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Re: does determinism follow from special relativity?

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  • Peter D Jones
    ... It is obvious that we don t.
    Message 1 of 134 , Oct 31, 2006
      --- In Fabric-of-Reality@yahoogroups.com, "Charles Goodwin"
      <charlesgoodwin@...> wrote:
      >
      > [mailto:Fabric-of-Reality@yahoogroups.com] On Behalf Of Peter D Jones
      >
      > >> Why? The "WF appears to collapse" can be explained by using first
      > >> person indeterminacy during self-superposition.
      > >
      > > It's an additional assumption that we can't see superpositions.
      >
      > How come? I thought it was reasonably obvious that we can't (or
      > don't)......or is it???

      It is obvious that we don't.
    • Alan Forrester
      ... The uncertainty principle (UP) is a consequence of quantum physics. Quantum physics states that physical reality is much larger than the world we see
      Message 134 of 134 , Nov 11, 2006
        --- Dave Wave <empiricism101@...> wrote:

        > > In a word, No. Ever read about the Quantum Zeno
        > > Effect?
        > >
        > > http://en.wikipedia.org/wiki/Quantum_Zeno_effect
        > >
        > > Could it be that Nature in its dynamics has a
        > > simple rule that any new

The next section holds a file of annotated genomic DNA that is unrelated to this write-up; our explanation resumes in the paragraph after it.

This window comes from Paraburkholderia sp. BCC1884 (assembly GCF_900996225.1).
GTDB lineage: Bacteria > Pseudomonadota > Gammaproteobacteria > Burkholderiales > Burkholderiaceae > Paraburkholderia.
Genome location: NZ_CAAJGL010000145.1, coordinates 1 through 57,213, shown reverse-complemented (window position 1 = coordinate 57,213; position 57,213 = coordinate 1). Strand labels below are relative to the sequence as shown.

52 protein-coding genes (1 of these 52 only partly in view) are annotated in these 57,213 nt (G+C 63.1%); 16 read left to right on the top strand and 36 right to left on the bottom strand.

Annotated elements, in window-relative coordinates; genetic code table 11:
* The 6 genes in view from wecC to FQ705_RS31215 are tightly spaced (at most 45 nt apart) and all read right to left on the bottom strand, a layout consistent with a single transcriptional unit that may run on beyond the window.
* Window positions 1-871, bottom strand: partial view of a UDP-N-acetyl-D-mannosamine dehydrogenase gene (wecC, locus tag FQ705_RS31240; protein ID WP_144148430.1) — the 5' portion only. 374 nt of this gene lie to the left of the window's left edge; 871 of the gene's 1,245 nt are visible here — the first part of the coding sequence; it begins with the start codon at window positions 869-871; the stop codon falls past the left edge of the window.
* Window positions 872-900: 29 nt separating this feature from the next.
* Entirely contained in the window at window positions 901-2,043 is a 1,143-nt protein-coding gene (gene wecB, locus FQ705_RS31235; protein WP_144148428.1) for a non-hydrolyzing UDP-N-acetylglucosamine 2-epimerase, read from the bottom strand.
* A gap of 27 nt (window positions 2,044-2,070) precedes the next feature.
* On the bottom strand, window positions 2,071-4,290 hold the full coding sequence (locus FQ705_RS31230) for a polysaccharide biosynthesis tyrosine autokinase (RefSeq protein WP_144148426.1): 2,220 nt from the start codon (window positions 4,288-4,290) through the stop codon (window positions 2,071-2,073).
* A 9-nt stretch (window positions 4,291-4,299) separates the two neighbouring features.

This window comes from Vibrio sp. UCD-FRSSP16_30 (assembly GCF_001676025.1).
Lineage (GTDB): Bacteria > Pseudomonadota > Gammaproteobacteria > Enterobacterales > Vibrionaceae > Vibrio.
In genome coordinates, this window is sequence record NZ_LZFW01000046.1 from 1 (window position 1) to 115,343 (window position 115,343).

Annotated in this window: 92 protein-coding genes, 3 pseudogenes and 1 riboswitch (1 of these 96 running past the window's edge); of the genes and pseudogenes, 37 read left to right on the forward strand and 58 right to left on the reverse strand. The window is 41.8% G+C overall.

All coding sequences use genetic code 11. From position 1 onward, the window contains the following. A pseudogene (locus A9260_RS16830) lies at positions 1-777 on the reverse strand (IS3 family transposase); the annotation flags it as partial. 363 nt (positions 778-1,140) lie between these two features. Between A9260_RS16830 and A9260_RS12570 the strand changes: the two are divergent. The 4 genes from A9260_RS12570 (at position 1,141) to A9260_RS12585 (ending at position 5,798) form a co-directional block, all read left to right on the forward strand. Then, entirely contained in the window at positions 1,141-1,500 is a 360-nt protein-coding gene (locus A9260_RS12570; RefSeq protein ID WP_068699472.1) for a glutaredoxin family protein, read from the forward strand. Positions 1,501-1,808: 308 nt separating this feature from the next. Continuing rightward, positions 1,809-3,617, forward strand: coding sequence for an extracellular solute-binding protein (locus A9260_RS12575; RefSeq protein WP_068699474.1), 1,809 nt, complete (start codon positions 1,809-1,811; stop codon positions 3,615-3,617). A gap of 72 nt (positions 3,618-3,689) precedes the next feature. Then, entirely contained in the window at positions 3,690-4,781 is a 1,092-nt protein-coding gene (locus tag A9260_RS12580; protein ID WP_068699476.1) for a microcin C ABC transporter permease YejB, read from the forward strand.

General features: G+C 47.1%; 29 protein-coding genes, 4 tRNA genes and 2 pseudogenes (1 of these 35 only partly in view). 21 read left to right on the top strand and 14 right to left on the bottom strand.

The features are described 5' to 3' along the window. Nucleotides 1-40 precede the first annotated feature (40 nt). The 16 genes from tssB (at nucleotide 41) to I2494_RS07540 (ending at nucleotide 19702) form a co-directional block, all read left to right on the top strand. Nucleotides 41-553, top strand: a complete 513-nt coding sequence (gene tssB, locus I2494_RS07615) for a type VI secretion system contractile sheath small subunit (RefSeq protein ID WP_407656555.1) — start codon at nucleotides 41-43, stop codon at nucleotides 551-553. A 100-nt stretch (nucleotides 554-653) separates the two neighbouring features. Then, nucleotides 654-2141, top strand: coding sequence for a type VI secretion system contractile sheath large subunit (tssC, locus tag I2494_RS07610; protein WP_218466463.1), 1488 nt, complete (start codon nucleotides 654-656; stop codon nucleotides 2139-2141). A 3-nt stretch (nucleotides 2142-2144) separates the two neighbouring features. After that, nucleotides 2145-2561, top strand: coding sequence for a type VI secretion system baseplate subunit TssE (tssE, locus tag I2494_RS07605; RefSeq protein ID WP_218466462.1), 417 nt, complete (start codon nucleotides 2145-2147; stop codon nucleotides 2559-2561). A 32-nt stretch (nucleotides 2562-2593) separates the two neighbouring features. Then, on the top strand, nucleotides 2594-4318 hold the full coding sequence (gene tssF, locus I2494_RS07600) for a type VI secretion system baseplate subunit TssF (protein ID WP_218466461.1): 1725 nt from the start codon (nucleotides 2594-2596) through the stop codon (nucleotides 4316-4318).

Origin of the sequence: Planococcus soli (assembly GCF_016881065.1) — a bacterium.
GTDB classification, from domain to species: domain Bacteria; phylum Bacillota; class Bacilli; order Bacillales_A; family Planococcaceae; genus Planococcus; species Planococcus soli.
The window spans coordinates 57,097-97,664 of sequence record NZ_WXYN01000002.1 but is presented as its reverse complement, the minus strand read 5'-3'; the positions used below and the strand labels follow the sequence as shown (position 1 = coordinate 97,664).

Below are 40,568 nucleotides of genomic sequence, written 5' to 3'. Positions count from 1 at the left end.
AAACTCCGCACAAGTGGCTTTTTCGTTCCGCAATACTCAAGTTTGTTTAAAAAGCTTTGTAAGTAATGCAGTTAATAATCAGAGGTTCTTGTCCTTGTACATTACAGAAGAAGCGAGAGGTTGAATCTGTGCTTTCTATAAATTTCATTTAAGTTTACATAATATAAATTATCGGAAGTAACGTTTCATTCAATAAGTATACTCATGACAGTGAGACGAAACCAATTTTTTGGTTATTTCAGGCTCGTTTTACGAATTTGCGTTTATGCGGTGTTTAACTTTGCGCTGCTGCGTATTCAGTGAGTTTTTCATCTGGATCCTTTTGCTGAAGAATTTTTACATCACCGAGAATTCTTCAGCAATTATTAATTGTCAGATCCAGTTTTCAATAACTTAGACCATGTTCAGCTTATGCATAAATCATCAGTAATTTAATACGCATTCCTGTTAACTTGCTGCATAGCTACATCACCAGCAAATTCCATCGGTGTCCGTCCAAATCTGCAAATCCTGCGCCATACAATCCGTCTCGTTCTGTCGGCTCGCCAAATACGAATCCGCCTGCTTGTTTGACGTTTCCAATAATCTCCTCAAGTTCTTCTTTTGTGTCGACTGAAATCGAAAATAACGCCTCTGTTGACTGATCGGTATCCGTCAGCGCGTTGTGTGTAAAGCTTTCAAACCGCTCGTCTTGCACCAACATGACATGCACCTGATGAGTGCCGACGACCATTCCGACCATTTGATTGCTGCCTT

> > state can not be contradictory to those states that
        > > preseeded it?
        >
        > of course. I say it must, since objects maintain
        > consistency.
        >
        > But this then tosses Heisenberg's principle of
        > uncertainty out the window. There's no possibility
        > that a block of wood will turn into a diamond, so
        > there must not be any uncertainty in the wood block's
        > quantum particles.

        The uncertainty principle (UP) is a consequence of quantum physics. Quantum
        physics states that physical reality is much larger than the world we see
        around us and contains, among other things, many parallel universes each of
        which approximately obey the laws of classical physics: this larger reality
        is called the multiverse. The existence of the multiverse isn't just a
        theoretical fancy though. there are experiments called single particle
        interference experiments in which the results of experiments on a particle
        can only be explained if it went down many different paths simultaneously,
        see Fabric of Reality Chapter 2.

        In most experiments there are many different possible outcomes each of
        which happens in some universe after the experiment. Quantum physics makes
        predictions about the probability of each of the outcomes. A block of wood
        turning into diamond has very low probability according to quantum physics.
        So quantum physics including the UP predicts that it is irrational to
        expect a block of wood to turn into a diamond and lo and behold, the real
        world conforms to this prediction.

        Alan





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